What You Should Know About Voil, the Latest Viral Selfie App


After more than a year of living online, youd be forgiven if the line between reality and digital life started to get blurry. And the latest viral face-swapping app, Voil AI Artist, isnt helping by turning all your friends and loved ones into Pixar-style animated characters, renaissance paintings, and 2D cartoons. If you havent already been swept up by the app, heres what it does and why you might want to be careful using it.

What Voil Does

Voil is a photo manipulation app for iOS and Android that takes a photo of your face and, using some AI magic, turns your photo into something that kinda looks like a cartoon character. The app has four primary modes: 3D cartoon (i.e. the Pixar/Disney style), Renaissance painting, 2D cartoons (still pretty Disney-ified), and caricatures.

Thats pretty much it! Unlike similar apps like FaceApp, there arent many advanced editing features or tools. Once the filter is applied, you can choose from three different variationsfor example, under Renaissance, you can choose between 15th-, 18th-, or 20th-century optionsbut you cant tweak features like the mouth or hair, or play around with basic image editing tools like color or contrast.

You can choose photos that youve already taken to upload, or you can use your phones camera to take a new one. The app even features a celebrity image search, so if you ever wanted to see what Tommy Wiseau would look like as a Disney princess, nows your chance.

Voil has become wildly popular in just the past few weeks; according to data from app analytics company Sensor Tower, it jumped from nearly 300,000 installs across the iOS App Store and Google Play Store globally in April to nearly 8 million already in June. More than half of all installs have come from Brazil, although Sensor Tower says about 2.3 million have come from the United States.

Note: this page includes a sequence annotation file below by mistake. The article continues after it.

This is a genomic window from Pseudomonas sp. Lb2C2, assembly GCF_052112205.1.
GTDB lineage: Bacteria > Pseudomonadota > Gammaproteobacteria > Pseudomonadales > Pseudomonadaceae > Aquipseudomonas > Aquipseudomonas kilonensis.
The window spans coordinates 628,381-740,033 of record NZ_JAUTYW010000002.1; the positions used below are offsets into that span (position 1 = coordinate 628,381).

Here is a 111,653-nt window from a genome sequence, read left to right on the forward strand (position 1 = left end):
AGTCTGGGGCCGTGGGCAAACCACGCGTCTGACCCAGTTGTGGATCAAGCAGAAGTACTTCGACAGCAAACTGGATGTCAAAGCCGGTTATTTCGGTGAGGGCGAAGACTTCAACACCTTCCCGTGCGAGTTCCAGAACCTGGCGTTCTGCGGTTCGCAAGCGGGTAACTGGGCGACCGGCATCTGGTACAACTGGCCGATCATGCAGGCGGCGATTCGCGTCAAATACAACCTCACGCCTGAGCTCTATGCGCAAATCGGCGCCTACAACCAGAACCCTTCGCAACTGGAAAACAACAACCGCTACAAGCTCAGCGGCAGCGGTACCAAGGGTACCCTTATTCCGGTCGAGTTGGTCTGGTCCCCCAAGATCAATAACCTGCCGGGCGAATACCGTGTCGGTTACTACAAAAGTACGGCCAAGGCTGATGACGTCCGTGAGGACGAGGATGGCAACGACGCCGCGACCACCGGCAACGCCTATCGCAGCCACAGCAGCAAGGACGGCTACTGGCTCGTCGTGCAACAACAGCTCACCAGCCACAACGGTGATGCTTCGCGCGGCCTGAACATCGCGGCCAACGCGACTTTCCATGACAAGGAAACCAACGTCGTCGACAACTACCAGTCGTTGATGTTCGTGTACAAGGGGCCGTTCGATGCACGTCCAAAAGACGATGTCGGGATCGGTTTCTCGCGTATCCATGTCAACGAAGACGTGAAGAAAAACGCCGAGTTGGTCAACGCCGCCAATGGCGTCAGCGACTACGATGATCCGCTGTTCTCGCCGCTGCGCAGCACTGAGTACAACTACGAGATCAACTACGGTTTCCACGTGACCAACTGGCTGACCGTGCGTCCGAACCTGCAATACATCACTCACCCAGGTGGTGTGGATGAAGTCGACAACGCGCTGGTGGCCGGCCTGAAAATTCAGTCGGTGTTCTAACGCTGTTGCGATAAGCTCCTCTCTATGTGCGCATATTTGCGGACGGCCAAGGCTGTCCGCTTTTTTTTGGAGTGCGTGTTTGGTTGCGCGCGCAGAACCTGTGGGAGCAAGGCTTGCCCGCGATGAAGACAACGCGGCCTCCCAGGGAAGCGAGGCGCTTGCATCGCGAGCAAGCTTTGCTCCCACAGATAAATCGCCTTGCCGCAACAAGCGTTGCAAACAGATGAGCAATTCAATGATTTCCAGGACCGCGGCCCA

How Much It Charges (and For What)

Once you start using Voil, it wont be long before you stumble upon one of the many ways the app makes money. For starters, you can expect to see a full-screen ad or two after nearly every image upload. However, you can remove ads by subscribing to the app. Yes, thats a subscription, not a purchase. There is no way to buy the app just once.

In exchange for a Voil Pro subscription, not only will ads be removed, but the app will use Turbo processingthough its unclear how much faster the app would be; in my testing experience, the ads took longer to sit through than the processing itselfand remove watermarks from images.

Voil Pro costs as much as $2 per week on Android or $3 per week on iOS (yes, the iOS version is more expensive across the board). If you pay for the entire year, Android users can get the app for $21 and iOS can get a year for $30. Its worth pointing out here that paying by the week for a year could cost over $100 on both platforms, so on the off chance you plan to use the pro version for a long time, its not a good idea to use weekly payments.

To be clear, Voil does provide the functionality it promisesif you want cartoonified images of yourself, youll get thembut so do many other similar apps. ToonMe, for example, went around the internet doing a very similar thing just a few months ago. If youve already forgotten about ToonMe (or never heard of it to begin with), you probably dont need a years subscription to Voil, so make sure you dont accidentally sign up for a recurring payment that will quietly drain your account.

How Viral Apps Can (Potentially) Hurt Your Privacy

Canceling a paid subscription to a viral app (or, better yet, not subscribing in the first place) is the easy part. Whats harder is keeping your data private when you download the hot new meme app thats going around. As with many other apps of its kind, Voil gets permission to transfer and store your imagesnecessary if you want to use the appwhich the company says it deletes after 24 to 48 hours, but theres no way to confirm if that actually happens.

The app also uses your data for targeted advertising, which is unfortunately fairly common. However, outside the normal data privacy issues weve all come to expect, its important to be aware of how viral apps can be used as data collection schemes. The 2018 Cambridge Analytica scandal, for example, began with a Facebook app that paid users to answer a few questions, but then harvested more data than it revealed about users friends and family. Even data collection through specifically face-altering apps is common.



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